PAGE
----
No filmmaker has used the Director’s Cut format better than Francis Ford Coppola. Rather than disentangling and truncating the first two Godfather films for network television in the 1970s, Coppola restructured them into a single chronological saga – running for seven hours and featuring plenty of new footage – which allowed viewers to get a more direct perspective on the Corleone family tragedy. In 2001, Coppola unveiled Apocalypse Now Redux, a massive and meticulously restored expansion of his Vietnamese masterpiece that some critics say eclipsed the already beloved theatrical release. And last year, the filmmaker returned to the catastrophic failure of The Cotton Club for a touch-up that, at the very least, gave the lazy gangster movie a much needed musical boost.
So when Paramount announced earlier this year that Coppola had reworked the 1990s The Godfather III as The Godfather, Coda: The Death of Michael Corleone, there was reason to hope, based on previous successes, that the director had finally addressed some of the nagging flaws of the trilogy corker. But what could realistically be done to improve Sofia Coppola’s awkward performance as Michael’s daughter, Mary, or fill the void left by Robert Duvall when he turned down Paramount’s derisory offer to take over his role? key role of consiglier of the Corleone family, Tom Hagen? Coppola might be the Director’s Cut maestro, but to fully fill those gaps he would have to weave some sort of editorial witchcraft that doesn’t yet exist.
What Coppola does is less a magical act than an elegant threading of a needle. As he states in his introduction to the elegantly titled The Godfather, Coda: The Death of Michael Corleone, the final episode was seen as an epilogue to the epic narrative of the first two films. Indeed, this expensive title was Coppola’s preferred nickname and The Godfather author Mario Puzo, who partnered with the director on the scripts for the three films. Paramount naturally hesitated at treating the first Godfather movie in 16 years as, in Coppola’s words, a “summary” instead of an event, but releasing it as “The Godfather III(On Christmas Day, no less), they were preparing audiences and critics for a grand finale that the filmmaker had no interest in delivering; Therefore, much of the film’s initial criticism, which was rushed into production to meet this prestigious release date, hammered the film for a slow-developing plot that felt like a retread of its pristine predecessors. Narrative familiarity was not seen as intentional, but rather a sign of creative bankruptcy.
Coppola’s review, which lasts less than 157 minutes, immediately resets expectations by placing its subtitle not only in quotes, but separate from the classic Godfather puppet logo (a first for the series). The opening images of Corleone’s flooded precinct in Lake Tahoe have been replaced with a low-angle exterior photo of St. Patrick’s Cathedral, a downtown architectural antiquity overshadowed by its neighboring skyscrapers – which is shocking considering that the original The Godfather III starts in Old St. Patrick’s Cathedral in downtown Little Italy. What is happening here? Coppola goes straight to meeting Michael with Archbishop Gilday (Donal Donnelly), the overwhelmed and smoky chained leader of the Vatican Bank who is desperately selling the Vatican controlling stake in real estate conglomerate Internazionale Immobiliare to the Corleone family. Previously, this scene had landed after the Vatican-sponsored ceremony and party celebrating Michael for his charities. By repositioning the Gilday scene, Coppola makes the stakes surprisingly clear: Michael is exploiting Catholic Church debt to legitimize the Corleone family business and, not for nothing, become one of the richest men in the world. As the deal is all but done, Gilday sheepishly laments, “It seems in today’s world the power to absolve debt is greater than the power to forgive. To which Michael retorts: “Never underestimate the power of forgiveness.”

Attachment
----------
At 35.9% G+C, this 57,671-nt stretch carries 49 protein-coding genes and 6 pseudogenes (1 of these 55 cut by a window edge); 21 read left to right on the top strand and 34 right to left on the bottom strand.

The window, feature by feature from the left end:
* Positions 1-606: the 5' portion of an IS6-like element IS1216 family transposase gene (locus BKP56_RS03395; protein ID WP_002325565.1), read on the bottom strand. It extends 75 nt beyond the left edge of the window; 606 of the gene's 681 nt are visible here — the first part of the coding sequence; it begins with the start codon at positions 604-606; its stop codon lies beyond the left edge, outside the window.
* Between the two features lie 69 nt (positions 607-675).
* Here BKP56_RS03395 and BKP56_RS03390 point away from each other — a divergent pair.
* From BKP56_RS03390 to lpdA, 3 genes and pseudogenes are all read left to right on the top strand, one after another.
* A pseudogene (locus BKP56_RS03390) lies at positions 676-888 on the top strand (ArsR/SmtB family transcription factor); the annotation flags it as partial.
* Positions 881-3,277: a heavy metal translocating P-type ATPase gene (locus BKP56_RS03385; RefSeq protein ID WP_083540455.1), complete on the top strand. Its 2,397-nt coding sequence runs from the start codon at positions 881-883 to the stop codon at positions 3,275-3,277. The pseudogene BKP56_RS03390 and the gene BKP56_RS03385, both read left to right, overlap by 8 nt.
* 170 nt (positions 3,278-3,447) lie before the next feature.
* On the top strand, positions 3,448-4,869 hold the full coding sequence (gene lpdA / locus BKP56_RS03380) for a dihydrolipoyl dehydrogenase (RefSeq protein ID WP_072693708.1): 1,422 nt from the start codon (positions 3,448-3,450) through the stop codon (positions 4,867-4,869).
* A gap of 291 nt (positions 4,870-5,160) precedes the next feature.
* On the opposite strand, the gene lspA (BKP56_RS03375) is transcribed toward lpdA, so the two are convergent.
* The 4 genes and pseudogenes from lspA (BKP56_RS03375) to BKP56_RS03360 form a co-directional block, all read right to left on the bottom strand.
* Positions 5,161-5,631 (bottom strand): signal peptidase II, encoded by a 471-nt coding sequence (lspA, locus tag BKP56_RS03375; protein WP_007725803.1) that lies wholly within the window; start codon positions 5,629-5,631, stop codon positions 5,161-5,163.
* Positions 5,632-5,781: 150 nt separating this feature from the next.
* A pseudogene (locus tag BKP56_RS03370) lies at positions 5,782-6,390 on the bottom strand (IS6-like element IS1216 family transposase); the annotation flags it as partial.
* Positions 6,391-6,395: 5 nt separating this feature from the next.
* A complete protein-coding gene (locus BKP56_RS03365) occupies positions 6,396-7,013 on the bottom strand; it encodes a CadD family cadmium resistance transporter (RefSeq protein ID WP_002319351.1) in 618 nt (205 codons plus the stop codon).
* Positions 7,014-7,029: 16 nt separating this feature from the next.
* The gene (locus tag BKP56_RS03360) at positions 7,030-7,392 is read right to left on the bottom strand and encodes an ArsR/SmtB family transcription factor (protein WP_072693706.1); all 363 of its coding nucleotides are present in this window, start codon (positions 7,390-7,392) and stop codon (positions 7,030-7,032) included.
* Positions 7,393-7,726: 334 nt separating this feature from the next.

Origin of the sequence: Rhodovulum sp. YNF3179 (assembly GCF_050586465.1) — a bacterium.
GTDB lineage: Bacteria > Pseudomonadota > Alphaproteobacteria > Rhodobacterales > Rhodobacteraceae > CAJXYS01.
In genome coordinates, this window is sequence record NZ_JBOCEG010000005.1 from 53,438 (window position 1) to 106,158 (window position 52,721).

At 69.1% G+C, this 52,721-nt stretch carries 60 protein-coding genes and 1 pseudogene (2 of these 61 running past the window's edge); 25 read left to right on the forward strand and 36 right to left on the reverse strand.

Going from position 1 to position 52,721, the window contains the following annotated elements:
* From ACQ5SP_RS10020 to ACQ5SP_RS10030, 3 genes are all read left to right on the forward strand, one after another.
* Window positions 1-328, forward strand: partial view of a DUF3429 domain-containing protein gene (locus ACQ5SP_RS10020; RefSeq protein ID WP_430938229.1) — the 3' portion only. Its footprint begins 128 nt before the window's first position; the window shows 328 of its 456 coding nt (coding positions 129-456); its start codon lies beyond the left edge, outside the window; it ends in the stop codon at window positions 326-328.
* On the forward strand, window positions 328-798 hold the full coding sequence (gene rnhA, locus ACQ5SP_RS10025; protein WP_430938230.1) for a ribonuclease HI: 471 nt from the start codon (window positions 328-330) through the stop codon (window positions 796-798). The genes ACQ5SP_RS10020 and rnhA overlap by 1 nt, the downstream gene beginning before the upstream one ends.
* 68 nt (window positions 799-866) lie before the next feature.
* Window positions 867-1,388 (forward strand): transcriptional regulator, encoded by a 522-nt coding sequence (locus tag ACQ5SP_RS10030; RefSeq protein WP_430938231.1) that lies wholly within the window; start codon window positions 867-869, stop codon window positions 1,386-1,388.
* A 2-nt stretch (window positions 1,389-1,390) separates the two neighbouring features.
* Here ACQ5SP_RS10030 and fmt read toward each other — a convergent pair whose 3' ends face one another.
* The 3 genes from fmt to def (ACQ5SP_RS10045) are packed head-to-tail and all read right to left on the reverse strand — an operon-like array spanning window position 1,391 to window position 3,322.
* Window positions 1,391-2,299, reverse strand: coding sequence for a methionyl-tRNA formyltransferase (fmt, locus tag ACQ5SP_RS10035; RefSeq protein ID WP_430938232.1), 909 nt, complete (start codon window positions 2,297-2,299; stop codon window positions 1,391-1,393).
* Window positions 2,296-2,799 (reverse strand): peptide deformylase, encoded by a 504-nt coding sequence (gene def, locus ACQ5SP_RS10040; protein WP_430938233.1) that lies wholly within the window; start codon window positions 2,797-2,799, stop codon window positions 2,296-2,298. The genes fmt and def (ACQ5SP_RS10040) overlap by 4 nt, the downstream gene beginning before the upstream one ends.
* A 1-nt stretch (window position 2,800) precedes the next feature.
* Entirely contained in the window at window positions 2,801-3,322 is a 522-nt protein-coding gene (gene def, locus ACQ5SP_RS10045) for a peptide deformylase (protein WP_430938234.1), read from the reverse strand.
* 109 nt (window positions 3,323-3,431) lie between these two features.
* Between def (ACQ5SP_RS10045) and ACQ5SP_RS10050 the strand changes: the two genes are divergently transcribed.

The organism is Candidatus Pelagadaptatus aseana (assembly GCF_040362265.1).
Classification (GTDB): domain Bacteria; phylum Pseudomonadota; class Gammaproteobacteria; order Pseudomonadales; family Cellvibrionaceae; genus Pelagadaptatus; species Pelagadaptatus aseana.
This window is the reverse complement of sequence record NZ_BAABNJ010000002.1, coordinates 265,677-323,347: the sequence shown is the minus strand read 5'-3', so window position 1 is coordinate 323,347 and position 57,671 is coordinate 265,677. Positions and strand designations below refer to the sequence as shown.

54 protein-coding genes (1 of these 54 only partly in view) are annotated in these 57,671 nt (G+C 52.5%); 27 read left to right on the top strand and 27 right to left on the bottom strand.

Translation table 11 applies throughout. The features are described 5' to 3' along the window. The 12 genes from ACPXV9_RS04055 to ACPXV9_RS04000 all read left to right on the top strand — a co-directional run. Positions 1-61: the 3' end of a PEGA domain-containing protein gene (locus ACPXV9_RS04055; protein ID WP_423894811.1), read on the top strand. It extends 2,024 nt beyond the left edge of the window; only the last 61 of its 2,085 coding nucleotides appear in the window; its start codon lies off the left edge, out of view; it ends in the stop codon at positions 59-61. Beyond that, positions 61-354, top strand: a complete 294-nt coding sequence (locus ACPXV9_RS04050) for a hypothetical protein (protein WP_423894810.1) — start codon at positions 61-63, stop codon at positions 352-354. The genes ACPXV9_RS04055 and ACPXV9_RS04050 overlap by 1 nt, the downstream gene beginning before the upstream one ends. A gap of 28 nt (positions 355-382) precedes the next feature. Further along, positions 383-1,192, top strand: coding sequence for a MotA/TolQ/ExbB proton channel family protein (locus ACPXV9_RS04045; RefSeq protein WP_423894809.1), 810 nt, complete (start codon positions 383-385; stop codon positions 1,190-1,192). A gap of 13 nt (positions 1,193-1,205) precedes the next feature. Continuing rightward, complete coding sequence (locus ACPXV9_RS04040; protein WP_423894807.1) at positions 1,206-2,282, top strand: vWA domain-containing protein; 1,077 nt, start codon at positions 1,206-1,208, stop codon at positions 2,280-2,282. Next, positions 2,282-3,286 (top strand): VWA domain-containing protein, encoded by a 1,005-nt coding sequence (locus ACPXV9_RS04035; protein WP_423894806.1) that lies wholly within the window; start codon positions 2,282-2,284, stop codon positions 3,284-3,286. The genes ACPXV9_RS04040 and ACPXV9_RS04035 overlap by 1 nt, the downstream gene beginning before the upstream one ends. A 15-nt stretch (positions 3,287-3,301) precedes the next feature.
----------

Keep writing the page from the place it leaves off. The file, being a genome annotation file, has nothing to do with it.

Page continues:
Forgiveness. It’s the dramatic deal that Coppola and Puzo chose for Michael in this “coda,” and the film’s loaded plot finally serves a unified theme. Since volunteering to assassinate Sollozzo and McCluskey, Michael has treated life like a chess board; he sacrificed his own brother to subdue Hyman Roth (Lee Strasberg) and accepted the horror of his wife, Kay (Diane Keaton), as collateral damage. According to Peter Biskind’s The companion godfather, Coppola spoke of the last shot The Godfather II, where Michael sits silently outside the Tahoe compound, like “the Hitler scene.” He didn’t just pay off all the family debts; he has separated himself from any semblance of a loving family. He is devoid of humanity. Twenty years later, as Michael enters the final act of his life, he desires atonement. For a man who has done so much harm, it seems impossible. But viewers have vivid memories of the man who once said, “This is my family, Kay; It is not me. He had other plans. Could there be a path to redemption for this self-taught monster?